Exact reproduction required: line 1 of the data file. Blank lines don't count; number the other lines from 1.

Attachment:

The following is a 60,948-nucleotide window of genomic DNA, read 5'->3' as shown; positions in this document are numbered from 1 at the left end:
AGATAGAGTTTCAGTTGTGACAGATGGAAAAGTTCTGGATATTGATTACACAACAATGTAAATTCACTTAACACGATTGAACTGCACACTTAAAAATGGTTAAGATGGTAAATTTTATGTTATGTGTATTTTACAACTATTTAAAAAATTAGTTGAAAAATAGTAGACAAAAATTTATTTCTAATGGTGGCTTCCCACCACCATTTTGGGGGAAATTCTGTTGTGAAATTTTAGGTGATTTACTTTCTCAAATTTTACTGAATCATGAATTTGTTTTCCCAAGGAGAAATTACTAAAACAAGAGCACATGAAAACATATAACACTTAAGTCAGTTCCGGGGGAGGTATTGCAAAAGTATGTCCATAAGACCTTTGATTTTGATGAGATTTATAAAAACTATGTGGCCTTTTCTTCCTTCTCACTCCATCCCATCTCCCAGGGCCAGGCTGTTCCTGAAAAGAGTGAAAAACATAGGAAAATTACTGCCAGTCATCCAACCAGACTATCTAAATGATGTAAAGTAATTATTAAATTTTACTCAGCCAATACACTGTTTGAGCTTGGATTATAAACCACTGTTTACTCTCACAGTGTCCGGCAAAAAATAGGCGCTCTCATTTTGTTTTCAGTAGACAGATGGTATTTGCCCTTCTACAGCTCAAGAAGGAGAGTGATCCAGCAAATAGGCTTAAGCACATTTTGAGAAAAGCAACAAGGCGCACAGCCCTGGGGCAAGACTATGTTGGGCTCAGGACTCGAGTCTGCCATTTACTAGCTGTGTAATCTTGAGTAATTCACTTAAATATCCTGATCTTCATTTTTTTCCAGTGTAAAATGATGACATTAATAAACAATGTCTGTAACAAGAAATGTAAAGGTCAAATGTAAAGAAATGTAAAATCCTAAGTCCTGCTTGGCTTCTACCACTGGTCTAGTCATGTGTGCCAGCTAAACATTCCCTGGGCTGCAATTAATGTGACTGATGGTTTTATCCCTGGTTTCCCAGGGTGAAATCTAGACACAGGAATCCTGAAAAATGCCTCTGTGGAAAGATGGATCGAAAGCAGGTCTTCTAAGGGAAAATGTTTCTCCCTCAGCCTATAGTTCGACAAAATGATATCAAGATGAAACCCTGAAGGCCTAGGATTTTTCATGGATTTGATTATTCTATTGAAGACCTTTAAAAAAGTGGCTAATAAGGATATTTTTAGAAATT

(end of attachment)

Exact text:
The following is a 60,948-nucleotide window of genomic DNA, read 5'->3' as shown; positions in this document are numbered from 1 at the left end: